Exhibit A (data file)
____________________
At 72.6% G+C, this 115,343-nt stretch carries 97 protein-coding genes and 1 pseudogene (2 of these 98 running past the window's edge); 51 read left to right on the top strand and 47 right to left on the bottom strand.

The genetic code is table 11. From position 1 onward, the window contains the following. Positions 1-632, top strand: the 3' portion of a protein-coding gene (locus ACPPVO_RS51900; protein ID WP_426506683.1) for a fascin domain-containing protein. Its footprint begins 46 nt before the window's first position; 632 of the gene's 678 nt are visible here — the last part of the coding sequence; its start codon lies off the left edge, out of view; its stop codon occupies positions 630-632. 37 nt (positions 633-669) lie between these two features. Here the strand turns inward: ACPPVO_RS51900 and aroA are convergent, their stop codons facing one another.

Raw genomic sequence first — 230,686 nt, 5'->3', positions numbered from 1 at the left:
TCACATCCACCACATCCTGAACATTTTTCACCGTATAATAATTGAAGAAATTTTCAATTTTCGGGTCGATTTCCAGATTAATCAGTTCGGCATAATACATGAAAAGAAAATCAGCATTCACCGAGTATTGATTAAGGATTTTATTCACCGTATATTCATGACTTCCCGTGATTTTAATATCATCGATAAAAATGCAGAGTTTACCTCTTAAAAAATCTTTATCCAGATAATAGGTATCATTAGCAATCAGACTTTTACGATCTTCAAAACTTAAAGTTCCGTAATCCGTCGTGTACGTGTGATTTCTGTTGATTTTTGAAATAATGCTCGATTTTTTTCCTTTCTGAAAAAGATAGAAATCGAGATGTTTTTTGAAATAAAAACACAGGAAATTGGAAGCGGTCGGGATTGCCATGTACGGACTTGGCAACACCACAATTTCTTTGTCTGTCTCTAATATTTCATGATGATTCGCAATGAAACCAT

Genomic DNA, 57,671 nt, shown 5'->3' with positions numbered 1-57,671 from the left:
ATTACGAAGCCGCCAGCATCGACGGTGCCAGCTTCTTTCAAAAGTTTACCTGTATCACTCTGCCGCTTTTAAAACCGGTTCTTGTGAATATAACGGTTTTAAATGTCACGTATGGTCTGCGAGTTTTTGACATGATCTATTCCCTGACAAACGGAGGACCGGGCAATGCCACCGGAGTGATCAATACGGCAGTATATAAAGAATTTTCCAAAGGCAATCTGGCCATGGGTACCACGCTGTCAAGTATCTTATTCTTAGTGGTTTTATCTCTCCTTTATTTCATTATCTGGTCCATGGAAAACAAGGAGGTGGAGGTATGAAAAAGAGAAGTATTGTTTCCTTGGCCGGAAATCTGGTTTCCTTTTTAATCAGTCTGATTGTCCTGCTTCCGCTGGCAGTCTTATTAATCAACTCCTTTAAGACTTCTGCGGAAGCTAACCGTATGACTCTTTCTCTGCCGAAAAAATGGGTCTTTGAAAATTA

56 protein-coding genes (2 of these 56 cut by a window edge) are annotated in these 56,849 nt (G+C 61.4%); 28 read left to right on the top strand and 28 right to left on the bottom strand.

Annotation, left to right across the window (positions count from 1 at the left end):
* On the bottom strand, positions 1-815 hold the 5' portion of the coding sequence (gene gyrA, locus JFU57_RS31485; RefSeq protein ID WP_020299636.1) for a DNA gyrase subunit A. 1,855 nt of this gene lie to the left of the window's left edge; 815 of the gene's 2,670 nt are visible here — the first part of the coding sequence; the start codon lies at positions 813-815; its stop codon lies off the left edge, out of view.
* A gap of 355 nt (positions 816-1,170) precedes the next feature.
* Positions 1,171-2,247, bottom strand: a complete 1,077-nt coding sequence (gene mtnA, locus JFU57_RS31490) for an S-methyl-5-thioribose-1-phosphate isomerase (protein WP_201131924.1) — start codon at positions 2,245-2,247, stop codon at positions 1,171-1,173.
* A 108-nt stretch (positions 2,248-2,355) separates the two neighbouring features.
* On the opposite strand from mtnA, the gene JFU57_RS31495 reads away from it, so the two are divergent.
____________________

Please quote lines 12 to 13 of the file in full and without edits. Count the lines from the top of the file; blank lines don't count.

* A 108-nt stretch (positions 2,248-2,355) separates the two neighbouring features.
* On the opposite strand from mtnA, the gene JFU57_RS31495 reads away from it, so the two are divergent.